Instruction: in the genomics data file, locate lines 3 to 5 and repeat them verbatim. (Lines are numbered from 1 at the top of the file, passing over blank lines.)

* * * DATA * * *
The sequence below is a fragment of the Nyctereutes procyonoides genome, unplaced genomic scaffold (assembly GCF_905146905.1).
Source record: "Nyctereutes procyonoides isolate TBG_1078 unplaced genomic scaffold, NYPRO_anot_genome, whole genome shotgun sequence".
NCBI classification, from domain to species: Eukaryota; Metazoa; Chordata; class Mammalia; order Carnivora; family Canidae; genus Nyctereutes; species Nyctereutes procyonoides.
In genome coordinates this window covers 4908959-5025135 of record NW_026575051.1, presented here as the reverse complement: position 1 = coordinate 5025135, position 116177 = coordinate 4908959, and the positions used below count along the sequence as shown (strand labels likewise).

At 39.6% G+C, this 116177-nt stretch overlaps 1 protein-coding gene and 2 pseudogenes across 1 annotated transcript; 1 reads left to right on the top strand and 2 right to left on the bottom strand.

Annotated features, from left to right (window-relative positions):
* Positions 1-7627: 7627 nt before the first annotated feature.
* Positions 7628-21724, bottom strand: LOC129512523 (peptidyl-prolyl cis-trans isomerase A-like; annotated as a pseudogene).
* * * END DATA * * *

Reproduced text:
NCBI classification, from domain to species: Eukaryota; Metazoa; Chordata; class Mammalia; order Carnivora; family Canidae; genus Nyctereutes; species Nyctereutes procyonoides.
In genome coordinates this window covers 4908959-5025135 of record NW_026575051.1, presented here as the reverse complement: position 1 = coordinate 5025135, position 116177 = coordinate 4908959, and the positions used below count along the sequence as shown (strand labels likewise).

At 39.6% G+C, this 116177-nt stretch overlaps 1 protein-coding gene and 2 pseudogenes across 1 annotated transcript; 1 reads left to right on the top strand and 2 right to left on the bottom strand.